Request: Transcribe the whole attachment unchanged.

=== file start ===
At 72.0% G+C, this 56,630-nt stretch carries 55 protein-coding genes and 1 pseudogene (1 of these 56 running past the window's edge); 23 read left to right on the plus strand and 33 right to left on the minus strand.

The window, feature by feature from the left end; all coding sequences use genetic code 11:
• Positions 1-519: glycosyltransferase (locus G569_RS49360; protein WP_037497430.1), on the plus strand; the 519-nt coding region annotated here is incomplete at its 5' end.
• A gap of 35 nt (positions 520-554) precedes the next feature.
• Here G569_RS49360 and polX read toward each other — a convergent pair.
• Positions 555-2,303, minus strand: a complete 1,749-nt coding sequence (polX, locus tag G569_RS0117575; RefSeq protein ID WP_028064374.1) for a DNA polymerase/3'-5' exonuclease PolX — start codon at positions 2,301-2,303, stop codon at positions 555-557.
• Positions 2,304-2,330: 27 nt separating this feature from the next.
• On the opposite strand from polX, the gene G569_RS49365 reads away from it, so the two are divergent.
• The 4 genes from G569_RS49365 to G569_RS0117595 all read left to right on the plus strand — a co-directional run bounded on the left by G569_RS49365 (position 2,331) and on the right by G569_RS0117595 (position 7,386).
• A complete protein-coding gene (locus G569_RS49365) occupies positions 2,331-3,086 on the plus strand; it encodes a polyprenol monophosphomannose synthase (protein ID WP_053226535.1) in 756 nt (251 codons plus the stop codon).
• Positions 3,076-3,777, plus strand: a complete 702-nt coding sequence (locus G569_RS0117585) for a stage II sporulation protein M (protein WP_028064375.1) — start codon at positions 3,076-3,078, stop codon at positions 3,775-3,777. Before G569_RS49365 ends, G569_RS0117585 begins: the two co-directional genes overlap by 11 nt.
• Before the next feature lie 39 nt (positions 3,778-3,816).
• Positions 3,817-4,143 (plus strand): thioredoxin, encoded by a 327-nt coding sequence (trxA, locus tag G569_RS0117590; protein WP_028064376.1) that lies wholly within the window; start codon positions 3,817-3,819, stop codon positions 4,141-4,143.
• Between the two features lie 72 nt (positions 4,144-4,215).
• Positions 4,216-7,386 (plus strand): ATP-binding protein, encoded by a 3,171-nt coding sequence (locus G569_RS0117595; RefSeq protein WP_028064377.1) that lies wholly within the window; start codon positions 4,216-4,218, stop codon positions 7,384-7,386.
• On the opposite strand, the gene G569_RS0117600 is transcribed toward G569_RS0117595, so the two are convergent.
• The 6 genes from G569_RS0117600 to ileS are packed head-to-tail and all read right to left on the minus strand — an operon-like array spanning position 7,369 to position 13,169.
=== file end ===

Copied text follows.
At 72.0% G+C, this 56,630-nt stretch carries 55 protein-coding genes and 1 pseudogene (1 of these 56 running past the window's edge); 23 read left to right on the plus strand and 33 right to left on the minus strand.

The window, feature by feature from the left end; all coding sequences use genetic code 11:
• Positions 1-519: glycosyltransferase (locus G569_RS49360; protein WP_037497430.1), on the plus strand; the 519-nt coding region annotated here is incomplete at its 5' end.
• A gap of 35 nt (positions 520-554) precedes the next feature.
• Here G569_RS49360 and polX read toward each other — a convergent pair.
• Positions 555-2,303, minus strand: a complete 1,749-nt coding sequence (polX, locus tag G569_RS0117575; RefSeq protein ID WP_028064374.1) for a DNA polymerase/3'-5' exonuclease PolX — start codon at positions 2,301-2,303, stop codon at positions 555-557.
• Positions 2,304-2,330: 27 nt separating this feature from the next.
• On the opposite strand from polX, the gene G569_RS49365 reads away from it, so the two are divergent.
• The 4 genes from G569_RS49365 to G569_RS0117595 all read left to right on the plus strand — a co-directional run bounded on the left by G569_RS49365 (position 2,331) and on the right by G569_RS0117595 (position 7,386).
• A complete protein-coding gene (locus G569_RS49365) occupies positions 2,331-3,086 on the plus strand; it encodes a polyprenol monophosphomannose synthase (protein ID WP_053226535.1) in 756 nt (251 codons plus the stop codon).
• Positions 3,076-3,777, plus strand: a complete 702-nt coding sequence (locus G569_RS0117585) for a stage II sporulation protein M (protein WP_028064375.1) — start codon at positions 3,076-3,078, stop codon at positions 3,775-3,777. Before G569_RS49365 ends, G569_RS0117585 begins: the two co-directional genes overlap by 11 nt.
• Before the next feature lie 39 nt (positions 3,778-3,816).
• Positions 3,817-4,143 (plus strand): thioredoxin, encoded by a 327-nt coding sequence (trxA, locus tag G569_RS0117590; protein WP_028064376.1) that lies wholly within the window; start codon positions 3,817-3,819, stop codon positions 4,141-4,143.
• Between the two features lie 72 nt (positions 4,144-4,215).
• Positions 4,216-7,386 (plus strand): ATP-binding protein, encoded by a 3,171-nt coding sequence (locus G569_RS0117595; RefSeq protein WP_028064377.1) that lies wholly within the window; start codon positions 4,216-4,218, stop codon positions 7,384-7,386.
• On the opposite strand, the gene G569_RS0117600 is transcribed toward G569_RS0117595, so the two are convergent.
• The 6 genes from G569_RS0117600 to ileS are packed head-to-tail and all read right to left on the minus strand — an operon-like array spanning position 7,369 to position 13,169.